One of the most important things we should recognize about IBM CC RA is that it represents the aggregate experience across hundreds of cloud client engagements and the implementation of IBM-hosted clouds. Moreover, it is not a static architecture. Real-world implementation experiences and technology developments in IBM products are being integrated into IBM CC RA through continuous improvement process.

Consisting of 21 detailed documents representing best-of-industry knowledge and insight on how to architect, design and implement clouds, IBM CC RA focuses on cost reduction, achieving high degrees of security, reliability, scalability and control in cloud implementations.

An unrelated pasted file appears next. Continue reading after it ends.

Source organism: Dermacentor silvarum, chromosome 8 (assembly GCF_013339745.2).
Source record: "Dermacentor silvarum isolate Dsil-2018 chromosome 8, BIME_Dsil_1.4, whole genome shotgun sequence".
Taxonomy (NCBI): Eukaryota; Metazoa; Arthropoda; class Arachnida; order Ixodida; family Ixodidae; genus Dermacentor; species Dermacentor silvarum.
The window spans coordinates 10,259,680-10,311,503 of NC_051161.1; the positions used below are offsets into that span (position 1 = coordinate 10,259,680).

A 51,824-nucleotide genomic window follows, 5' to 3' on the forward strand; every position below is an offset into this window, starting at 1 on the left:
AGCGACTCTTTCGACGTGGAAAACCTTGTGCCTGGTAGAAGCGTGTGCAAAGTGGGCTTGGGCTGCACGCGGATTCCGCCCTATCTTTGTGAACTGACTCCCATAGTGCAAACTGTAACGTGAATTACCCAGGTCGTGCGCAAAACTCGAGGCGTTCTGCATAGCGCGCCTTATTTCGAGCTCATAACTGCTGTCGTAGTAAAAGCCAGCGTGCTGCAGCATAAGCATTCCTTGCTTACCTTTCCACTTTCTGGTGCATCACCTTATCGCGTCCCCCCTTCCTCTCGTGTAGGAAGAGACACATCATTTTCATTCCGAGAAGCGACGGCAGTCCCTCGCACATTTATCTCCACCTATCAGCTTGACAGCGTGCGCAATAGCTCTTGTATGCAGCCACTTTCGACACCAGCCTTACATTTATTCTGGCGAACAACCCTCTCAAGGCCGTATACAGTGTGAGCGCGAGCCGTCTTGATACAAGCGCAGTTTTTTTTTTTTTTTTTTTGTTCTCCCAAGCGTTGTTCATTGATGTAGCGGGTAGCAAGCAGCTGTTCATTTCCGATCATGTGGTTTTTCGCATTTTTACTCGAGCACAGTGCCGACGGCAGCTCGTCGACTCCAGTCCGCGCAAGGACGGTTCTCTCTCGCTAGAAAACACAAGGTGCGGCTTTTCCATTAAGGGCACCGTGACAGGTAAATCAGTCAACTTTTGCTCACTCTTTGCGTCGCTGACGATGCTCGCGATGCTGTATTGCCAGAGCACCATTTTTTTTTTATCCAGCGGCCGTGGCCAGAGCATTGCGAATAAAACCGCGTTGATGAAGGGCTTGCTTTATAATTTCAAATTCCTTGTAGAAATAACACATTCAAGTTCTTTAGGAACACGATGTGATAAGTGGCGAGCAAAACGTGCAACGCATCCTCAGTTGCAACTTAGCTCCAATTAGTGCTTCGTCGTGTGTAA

There is a well-defined, 12-step process for using IBM CC RA to implement a cloud service. For example, it has been used in the design of many cloud-related products and services such as:

  • IBM-hosted cloud services
  • Clouds IBM implements for clients
  • IBM cloud appliances
  • IBM cloud service management products

As shown in the figure below, IBM CC RA defines basic elements of any cloud service environment. You can use it to identify the physical components of a cloud implementation such as network storage, virtualization and also the software components that are required to run and manage the cloud environment. In addition, it defines governance policies tailored for the environment or organization.